Substance abuse among older adults is increasing. It is estimated that 17% of older adults have substance abuse issues. Alcohol is the substance most abused, followed by the misuse of prescription medications. Among prescription medications, benzodiazepines (tranquilizers & sleeping pills) are the most abused.
Why the increase in substance abuse? People are living longer & more of them are abusing drugs & alcohol in their later years. Furthermore, the size of the baby boom population as well as their greater acceptance & experiences with using prescription medications & illicit drugs also contributes to the increase. More drugs are prescribed to older adults: They are more likely to receive prescriptions for medications with abuse potential, such as opioid analgesics for pain & benzodiazepines for sleep disorders & anxiety.
A national survey sponsored by the SAMHSA found that at all ages, women drink less than men, & older men are much more likely than older women to have alcohol-related problems. Older women are less likely to drink & less likely to drink heavily, but they are more likely than men to start drinking heavily later in life. Because older women are more likely than men to be prescribed psychoactive drugs, they are at a higher risk of becoming prescription drug dependent.
Getting older results in physical changes that can affect the way that substances affect the human body. As people age, substances may affect them more quickly & to a greater degree. They have increased sensitivity to alcohol & they can’t drink as much as they used to. Alcohol is processed more slowly in older bodies, so blood alcohol levels are higher for longer periods of time, resulting in increased risk of falls & other accidents.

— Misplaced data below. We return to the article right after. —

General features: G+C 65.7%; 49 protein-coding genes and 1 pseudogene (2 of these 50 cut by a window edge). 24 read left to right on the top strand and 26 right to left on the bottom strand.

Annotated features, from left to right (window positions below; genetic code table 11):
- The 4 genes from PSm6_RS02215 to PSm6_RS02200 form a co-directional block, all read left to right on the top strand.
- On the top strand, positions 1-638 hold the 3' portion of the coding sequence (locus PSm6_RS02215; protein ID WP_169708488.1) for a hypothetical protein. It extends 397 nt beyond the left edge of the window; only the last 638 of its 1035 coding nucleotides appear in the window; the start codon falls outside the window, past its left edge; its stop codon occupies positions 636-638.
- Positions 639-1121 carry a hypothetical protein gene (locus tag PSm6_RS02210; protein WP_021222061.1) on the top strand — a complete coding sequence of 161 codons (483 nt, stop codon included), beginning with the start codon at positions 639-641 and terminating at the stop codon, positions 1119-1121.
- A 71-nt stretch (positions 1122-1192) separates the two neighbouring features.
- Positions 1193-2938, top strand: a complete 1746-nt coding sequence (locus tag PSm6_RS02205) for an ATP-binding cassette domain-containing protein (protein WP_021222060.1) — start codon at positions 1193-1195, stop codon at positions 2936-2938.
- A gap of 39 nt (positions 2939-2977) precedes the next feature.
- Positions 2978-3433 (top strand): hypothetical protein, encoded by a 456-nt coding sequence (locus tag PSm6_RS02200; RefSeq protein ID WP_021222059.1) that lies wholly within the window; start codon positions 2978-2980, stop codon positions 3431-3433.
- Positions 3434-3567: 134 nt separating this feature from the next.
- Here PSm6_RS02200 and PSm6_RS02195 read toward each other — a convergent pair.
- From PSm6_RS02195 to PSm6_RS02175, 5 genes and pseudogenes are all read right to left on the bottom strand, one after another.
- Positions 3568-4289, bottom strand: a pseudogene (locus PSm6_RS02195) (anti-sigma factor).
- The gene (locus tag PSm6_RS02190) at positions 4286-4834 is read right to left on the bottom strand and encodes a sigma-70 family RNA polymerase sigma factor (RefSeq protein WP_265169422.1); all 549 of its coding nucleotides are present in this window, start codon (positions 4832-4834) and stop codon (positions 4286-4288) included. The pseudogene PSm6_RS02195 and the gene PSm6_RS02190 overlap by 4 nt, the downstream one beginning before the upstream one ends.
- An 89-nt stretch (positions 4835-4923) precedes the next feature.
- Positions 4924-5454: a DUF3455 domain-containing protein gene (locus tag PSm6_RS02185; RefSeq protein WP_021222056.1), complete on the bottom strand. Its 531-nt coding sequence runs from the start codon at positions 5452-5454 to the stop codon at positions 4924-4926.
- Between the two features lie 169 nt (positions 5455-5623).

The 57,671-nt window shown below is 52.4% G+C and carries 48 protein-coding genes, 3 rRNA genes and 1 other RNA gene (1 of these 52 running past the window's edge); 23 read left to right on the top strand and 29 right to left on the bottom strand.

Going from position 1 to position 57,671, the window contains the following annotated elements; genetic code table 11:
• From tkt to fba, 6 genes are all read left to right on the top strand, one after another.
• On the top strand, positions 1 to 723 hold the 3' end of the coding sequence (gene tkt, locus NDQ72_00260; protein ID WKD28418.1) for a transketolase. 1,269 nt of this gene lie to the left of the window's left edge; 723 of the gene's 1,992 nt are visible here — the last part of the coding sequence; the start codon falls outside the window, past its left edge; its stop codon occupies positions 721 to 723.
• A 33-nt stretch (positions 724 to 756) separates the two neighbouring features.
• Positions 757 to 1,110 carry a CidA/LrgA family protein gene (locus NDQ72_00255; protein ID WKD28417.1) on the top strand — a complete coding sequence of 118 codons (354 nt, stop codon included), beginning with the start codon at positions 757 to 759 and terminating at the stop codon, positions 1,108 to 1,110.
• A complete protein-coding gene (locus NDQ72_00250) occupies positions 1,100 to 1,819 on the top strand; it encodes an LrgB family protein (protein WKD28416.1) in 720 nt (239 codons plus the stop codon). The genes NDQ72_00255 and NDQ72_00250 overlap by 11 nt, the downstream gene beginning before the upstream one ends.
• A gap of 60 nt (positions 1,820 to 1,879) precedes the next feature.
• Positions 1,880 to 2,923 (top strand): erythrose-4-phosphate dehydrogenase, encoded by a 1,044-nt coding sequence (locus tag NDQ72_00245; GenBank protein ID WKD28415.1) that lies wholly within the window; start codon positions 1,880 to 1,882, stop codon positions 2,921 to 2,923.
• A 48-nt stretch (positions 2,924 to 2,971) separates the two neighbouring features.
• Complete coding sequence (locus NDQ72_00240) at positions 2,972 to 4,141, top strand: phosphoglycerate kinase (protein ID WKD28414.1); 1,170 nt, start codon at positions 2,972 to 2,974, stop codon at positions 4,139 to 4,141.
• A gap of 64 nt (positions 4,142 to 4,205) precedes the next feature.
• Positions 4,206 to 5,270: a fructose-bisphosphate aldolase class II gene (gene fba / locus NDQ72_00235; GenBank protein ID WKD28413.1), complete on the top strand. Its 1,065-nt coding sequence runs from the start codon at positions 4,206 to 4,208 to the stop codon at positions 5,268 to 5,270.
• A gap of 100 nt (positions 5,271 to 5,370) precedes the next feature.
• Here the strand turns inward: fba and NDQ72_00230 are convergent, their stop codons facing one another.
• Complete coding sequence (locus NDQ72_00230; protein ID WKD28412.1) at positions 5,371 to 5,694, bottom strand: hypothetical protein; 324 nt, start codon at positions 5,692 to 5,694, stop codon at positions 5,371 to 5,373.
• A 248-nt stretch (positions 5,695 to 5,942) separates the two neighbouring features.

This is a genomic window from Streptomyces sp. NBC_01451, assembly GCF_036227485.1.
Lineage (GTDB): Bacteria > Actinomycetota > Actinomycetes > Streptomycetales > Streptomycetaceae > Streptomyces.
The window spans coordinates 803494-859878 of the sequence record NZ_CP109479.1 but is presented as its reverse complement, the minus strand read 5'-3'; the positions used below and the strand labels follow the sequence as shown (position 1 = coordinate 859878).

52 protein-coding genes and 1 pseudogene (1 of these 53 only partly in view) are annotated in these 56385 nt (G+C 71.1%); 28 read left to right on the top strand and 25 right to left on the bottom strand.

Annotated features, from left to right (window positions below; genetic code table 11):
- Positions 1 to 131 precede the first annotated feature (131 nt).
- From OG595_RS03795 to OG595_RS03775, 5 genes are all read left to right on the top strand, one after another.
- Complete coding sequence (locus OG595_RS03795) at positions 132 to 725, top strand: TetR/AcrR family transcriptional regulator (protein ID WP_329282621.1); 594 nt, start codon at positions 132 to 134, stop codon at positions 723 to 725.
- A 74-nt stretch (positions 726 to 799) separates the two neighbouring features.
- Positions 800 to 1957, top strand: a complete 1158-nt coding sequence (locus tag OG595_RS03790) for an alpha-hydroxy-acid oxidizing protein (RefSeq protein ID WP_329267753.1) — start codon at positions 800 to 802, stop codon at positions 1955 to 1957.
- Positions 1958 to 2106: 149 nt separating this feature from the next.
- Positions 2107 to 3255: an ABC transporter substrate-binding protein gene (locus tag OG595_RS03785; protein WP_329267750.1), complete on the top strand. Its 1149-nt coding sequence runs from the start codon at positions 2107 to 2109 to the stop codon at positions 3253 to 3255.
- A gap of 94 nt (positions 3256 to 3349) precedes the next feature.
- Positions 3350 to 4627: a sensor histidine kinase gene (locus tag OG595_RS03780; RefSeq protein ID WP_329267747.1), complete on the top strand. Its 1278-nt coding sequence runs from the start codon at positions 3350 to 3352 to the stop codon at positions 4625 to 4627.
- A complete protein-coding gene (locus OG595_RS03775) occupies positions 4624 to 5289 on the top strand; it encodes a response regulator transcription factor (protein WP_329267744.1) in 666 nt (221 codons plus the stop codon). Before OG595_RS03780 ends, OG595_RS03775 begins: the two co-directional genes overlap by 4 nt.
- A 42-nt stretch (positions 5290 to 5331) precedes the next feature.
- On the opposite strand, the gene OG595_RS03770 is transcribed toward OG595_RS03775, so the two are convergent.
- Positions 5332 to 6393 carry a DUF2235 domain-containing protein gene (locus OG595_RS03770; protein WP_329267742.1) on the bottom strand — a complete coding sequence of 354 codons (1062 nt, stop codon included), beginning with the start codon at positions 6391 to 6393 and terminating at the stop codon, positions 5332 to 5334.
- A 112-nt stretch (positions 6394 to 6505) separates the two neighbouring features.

Risk factors for substance abuse among older adults are social isolation, history of substance abuse, & a mental health disorder, particularly depression. Substance abuse is more prevalent among people who have experienced a number of losses, including death, retirement, independence, & health.
“Drinking alcohol or abusing medications can worsen many physical & mental problems, including diabetes, high blood pressure, congestive heart failure, liver problems, osteoporosis, memory problems, & mood disorders (National Institute of Alcohol Abuse)” Drinking can slow healing & recovery from injuries & surgeries & can make the symptoms of dementia get worse. Prolonged use of medications is associated with falls, depression, cognitive decline, apathy, decreased attention to activities of daily living, family conflict, decreased enjoyment in activities, & withdrawal from others. Substance abuse is also a risk factor for suicide among the elderly.
Many prescription & over-the-counter medications can be dangerous or even deadly when mixed with alcohol. Always discuss with your doctor whether or not it is safe to consume alcohol with your medications. Also make all of your doctors aware of all medications that you take, including over-the-counter medications & herbal supplements.
To decrease the risk of medication abuse or misuse, carefully follow the directions for use, using the correct dose & for the prescribed period of time. Never use another person’s prescription medication. Not only is this illegal, it is also very dangerous. Inform your doctor if you believe that your medication is not working. Do not take it upon yourself to take more than prescribed in an effort to make it “work”.
If you think that you may have a problem with substances, talk with your healthcare provider. He or she can inform you of treatment options & available resources.
--Submitted by Cheryl Solesbee, LISW-CP - Medical University of South Carolina